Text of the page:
The laying of the Uganda-Tanzania crude oil pipeline is a step closer to commencement following the completion of a key engineering exercise.
The process, which started in 2016, mostly focused on technical requirements as well as estimating the cost of the project.
The firm which undertook the work, Gulf Interstate Engineering, said in Dar es Salaam yesterday that it completed the front end engineering design (Feed) early this month, paving way for the project developers to make the final investment decision (Fid).
Feed entails basic engineering conducted after completion of a conceptual design or feasibility study. At this stage, before the start of engineering, procurement and construction (EPC), various studies are carried out to figure out technical issues and estimate the investment cost.
“We have completed the Feed process which started in 2016. It mostly focused on technical requirements as well as arriving at a rough estimate for the project. This paves the way for the start of FID,” Gulf Interstate Engineering senior vice president Criss Shipman said during the crude oil stakeholders’ meeting.
The meeting deliberated on opportunities to be found in the project.
Mr Shipman said they had prepares drawings that the construction companies could work on.
Meanwhile, an official from oil giant Total, who asked not to be named because he was not authorised to speak to the media, said the focus was now on FID, which mostly entailed approving the project before its implementation could start.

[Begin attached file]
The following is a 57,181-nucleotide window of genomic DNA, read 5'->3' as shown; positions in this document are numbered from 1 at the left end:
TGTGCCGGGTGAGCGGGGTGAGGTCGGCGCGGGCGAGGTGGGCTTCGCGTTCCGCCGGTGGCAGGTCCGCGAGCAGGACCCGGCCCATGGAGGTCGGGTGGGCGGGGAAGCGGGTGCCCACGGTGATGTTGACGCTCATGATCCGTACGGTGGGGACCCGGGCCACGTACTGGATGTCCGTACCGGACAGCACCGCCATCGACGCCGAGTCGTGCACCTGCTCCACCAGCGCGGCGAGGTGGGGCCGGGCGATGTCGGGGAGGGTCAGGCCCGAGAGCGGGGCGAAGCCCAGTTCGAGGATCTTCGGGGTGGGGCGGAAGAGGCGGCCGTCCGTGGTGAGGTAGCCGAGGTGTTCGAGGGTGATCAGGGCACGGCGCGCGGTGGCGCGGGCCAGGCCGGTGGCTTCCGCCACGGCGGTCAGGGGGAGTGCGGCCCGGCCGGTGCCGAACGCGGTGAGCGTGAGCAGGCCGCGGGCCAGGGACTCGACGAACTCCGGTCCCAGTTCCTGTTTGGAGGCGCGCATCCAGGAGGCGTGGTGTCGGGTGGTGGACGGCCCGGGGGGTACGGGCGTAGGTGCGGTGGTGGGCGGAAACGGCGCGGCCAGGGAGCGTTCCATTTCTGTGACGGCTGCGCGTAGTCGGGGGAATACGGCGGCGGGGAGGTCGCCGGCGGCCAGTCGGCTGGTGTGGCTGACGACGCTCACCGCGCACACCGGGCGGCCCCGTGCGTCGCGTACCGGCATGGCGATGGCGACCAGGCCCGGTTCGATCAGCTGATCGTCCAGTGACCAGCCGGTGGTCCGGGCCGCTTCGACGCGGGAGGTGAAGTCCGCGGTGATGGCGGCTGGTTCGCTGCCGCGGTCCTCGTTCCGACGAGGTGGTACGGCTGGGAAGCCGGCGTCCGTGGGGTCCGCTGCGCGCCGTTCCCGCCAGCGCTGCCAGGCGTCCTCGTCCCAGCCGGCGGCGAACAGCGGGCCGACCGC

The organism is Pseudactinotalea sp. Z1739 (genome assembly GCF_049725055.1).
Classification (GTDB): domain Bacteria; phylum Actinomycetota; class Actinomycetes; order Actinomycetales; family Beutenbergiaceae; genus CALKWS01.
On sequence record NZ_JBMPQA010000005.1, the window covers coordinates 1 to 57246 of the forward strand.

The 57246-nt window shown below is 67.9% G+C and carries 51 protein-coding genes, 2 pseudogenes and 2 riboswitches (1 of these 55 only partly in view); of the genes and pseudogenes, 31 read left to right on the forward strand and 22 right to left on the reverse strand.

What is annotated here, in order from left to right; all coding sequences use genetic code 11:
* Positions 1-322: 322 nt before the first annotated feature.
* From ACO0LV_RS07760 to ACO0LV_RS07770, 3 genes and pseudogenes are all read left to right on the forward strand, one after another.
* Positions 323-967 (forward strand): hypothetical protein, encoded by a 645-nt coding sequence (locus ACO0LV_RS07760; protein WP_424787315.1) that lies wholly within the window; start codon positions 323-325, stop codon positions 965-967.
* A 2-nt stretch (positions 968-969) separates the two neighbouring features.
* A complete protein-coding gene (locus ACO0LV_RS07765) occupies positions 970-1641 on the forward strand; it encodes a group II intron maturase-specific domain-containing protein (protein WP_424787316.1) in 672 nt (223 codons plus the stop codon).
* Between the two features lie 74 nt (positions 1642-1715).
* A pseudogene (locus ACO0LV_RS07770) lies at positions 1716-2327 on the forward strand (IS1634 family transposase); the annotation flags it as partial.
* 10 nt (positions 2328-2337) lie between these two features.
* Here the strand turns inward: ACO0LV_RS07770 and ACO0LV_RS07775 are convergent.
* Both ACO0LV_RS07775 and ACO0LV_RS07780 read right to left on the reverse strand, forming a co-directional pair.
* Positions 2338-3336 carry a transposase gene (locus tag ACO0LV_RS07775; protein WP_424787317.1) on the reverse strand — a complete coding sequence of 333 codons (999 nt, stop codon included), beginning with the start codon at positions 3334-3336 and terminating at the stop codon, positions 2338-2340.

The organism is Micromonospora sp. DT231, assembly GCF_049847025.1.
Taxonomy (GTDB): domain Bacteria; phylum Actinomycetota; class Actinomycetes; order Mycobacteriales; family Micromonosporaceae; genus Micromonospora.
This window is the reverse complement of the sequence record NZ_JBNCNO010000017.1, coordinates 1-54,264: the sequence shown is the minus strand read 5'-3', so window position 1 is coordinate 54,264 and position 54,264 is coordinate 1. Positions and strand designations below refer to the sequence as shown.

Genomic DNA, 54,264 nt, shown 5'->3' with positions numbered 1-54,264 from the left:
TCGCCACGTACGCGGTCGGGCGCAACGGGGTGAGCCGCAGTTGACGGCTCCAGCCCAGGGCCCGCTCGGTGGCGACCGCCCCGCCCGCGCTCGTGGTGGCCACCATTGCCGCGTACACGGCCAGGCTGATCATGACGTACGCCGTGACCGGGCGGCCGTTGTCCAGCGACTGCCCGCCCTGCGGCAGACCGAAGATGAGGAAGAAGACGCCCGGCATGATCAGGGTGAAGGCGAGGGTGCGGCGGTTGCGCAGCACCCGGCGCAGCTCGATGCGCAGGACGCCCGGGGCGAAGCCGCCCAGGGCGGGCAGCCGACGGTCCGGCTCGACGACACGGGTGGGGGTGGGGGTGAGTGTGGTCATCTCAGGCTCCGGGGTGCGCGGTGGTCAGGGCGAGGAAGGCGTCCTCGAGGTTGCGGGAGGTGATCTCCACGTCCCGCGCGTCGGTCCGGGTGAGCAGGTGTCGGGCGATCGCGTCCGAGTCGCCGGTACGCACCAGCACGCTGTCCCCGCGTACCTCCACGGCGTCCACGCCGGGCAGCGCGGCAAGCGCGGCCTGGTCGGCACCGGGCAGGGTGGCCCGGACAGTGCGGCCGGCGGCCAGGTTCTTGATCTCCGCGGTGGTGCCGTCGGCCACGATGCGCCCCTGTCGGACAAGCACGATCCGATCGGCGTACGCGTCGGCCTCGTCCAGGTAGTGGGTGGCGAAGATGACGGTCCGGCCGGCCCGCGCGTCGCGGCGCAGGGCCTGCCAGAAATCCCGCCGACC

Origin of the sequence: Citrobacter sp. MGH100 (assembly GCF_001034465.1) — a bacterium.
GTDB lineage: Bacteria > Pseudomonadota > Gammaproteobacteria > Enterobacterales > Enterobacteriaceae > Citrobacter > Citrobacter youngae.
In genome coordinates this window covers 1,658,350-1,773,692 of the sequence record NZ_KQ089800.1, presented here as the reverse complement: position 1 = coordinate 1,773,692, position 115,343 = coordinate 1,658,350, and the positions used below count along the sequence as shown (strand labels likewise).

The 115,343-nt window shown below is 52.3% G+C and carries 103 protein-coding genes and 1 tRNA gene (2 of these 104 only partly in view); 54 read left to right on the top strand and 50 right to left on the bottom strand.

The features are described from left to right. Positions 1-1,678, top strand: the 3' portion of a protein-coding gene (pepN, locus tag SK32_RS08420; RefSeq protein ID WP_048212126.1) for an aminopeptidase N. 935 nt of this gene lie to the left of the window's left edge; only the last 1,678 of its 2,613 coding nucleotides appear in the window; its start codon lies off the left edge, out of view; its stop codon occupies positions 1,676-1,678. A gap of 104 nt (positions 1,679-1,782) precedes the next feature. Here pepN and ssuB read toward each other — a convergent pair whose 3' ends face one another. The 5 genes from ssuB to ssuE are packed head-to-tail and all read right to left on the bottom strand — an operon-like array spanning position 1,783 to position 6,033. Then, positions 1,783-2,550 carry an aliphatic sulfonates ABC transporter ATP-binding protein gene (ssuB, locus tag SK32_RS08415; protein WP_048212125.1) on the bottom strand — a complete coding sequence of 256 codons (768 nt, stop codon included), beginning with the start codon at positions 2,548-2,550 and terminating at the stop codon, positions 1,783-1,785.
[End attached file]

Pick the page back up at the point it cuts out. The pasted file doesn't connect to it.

He said once the project was approved, they would immediately start execution, adding that financing was not a challenge.
“The sponsors who have funded this meeting today are the ones who will be funding the project, and I can assure you that their pockets are very deep, so there is no problem in that area.”
Meanwhile, the acting assistant commissioner for oil in the Ministry of Energy, Ms Mwanamani Kidaya, said the government was currently waiting for the FID process to be completed before it could commit itself on how much it would contribute.
“The FID will make us aware of the risks and benefits of the project as well as the way forward. We will be able to commit ourselves on how much we will contribute after the process is finalised,” she said.
The pipeline, estimated to cost $3.55 billion, will transport Uganda’s crude oil from Kabaale, in the western Hoima District, to Chongoleani peninsula, near Tanga port in Tanzania.
According to the project report, the 24-inch diameter pipeline will move 216,000 barrels of oil per day at a cost of about $12.2 per barrel.
There will be related facilities such as coating plants and pipe storage yards, access roads, burrow pits, hydro-test dams, a marine terminal and a jetty.
The pipeline is expected to be completed by 2020.